THE NATIONAL Reinsurance Corporation of the Philippines (Nat Re) has obtained a “PRS A” financial strength rating with a “stable” outlook from local debt watcher Philippine Rating Services Corp. (PhilRatings).
In a statement on Monday, the country’s sole local reinsurer said its latest rating indicates the company’s “strong financial security” while a “stable” outlook meant this may be maintained in the next 12 months.
PhilRatings took into account the company’s solid market franchise, its shareholders, the company’s management, and sound investment portfolio.
Nat Re, however, remains more vulnerable to potential adverse business conditions compared to other insurance companies with a higher rating, PhilRatings said.
“Nat Re has a unique advantage granted by the law, which is that of being entitled to take up a minimum 10% share of all the outward reinsurance business of domestic insurance companies, and which would otherwise be ceded abroad,” the local debt watcher said.
“This gives Nat Re significant access to domestic reinsurers’ business, and also a broader view of their reinsurance requirements,” it added.
PhilRatings also cited how Nat Re completed the Oasis Platform for Climate and Catastrophe Risk Assessment in Asia, or the Oasis project. The project developed the first open-access catastrophe model for floods in the country.
Nat Re is also part of the East Asian Insurance Congress (EAIC), the ASEAN Reinsurance Working Committee, and an active member of the Philippine Insurers and Reinsurers Association. In 2021, Allan R. Santos, Nat Re’s chief executive officer, was appointed president of EAIC.
“PhilRatings notes that the Company’s active involvement in these organizations puts it in a good position to achieve its long-term vision of being a recognized partner in other emerging markets in Asia,” it said.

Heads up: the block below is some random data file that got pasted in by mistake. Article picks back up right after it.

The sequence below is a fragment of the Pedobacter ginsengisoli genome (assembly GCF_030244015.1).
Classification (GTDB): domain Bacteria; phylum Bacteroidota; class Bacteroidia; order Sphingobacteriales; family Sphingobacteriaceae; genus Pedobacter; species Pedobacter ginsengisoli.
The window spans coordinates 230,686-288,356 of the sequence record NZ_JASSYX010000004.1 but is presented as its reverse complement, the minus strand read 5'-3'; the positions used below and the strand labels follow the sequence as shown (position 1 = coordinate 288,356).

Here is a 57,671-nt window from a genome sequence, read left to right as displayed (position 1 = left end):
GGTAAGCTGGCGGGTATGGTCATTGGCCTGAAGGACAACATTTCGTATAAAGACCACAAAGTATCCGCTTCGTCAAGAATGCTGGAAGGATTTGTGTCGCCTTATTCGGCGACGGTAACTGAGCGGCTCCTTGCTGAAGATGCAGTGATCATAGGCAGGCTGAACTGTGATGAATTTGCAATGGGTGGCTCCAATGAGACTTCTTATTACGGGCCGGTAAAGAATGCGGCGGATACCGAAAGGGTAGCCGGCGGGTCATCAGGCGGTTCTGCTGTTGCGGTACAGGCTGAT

State-owned Government Service Insurance System is its biggest shareholder with a 25.7% stake in the firm.
Other major shareholders of Nat Re include Bank of the Philippine Islands and MICO Equities, Inc. with 13.7% and 12.9%, respectively.
Nat Re’s total investment portfolio was made up of 83.2% and 83.6% low-risk fixed income investments as of end-2021 and end-March, respectively. These fixed-income investments included corporate bonds, government bonds, Treasury bills, and short-term investments.
Meanwhile, equity securities accounted for 16.8% and 16.4% of Nat Re’s total investment portfolio as of end-2021 and end-March, respectively. Equity securities consisted mainly of shares of stocks in companies listed on the Philippine Stock Exchange.
Nat Re had P9.1 billion in investment assets, as of end-March 2022.
With a net worth of P5.7 billion as of March 31, Nat Re was ahead of the regulatory deadline for a minimum net worth of P3 billion by end-2022.
“Notwithstanding its sound investment portfolio and more than adequate capital, Nat Re has been facing a number of external headwinds. Over the last three to five years, the industry has seen that growth in catastrophe losses has outpaced the growth in premium rates,” PhilRatings said.
“The foregoing was also evident in the Company’s loss experience in 2021 and in the first half of 2022. To mitigate the potential impact of higher catastrophe losses on the Company’s performance moving forward, Nat Re seeks to lower the volatility in its loss experience by gradually revising its business mix,” it added.
PhilRatings also cited high inflation and rising interest rates as challenges that might weigh down Nat Re’s performance.
“While such will improve the yield of the Company’s overall portfolio in the medium- to long-term, it adversely affected the present value of the Company’s investment assets as of end-June 2022,” it said.
Nat Re recognized an P84.8-million impairment loss on its available-for-sale equity securities in the first six months of the year. It also saw a fair value loss on its held-for-trading equity securities amounting to P24.8 million.
“While the Company has taken the necessary steps to mitigate the risks associated with the abovementioned challenges, these factors may continue to affect the Company’s performance in the short- to medium-term,” PhilRatings said. — Keisha B. Ta-asan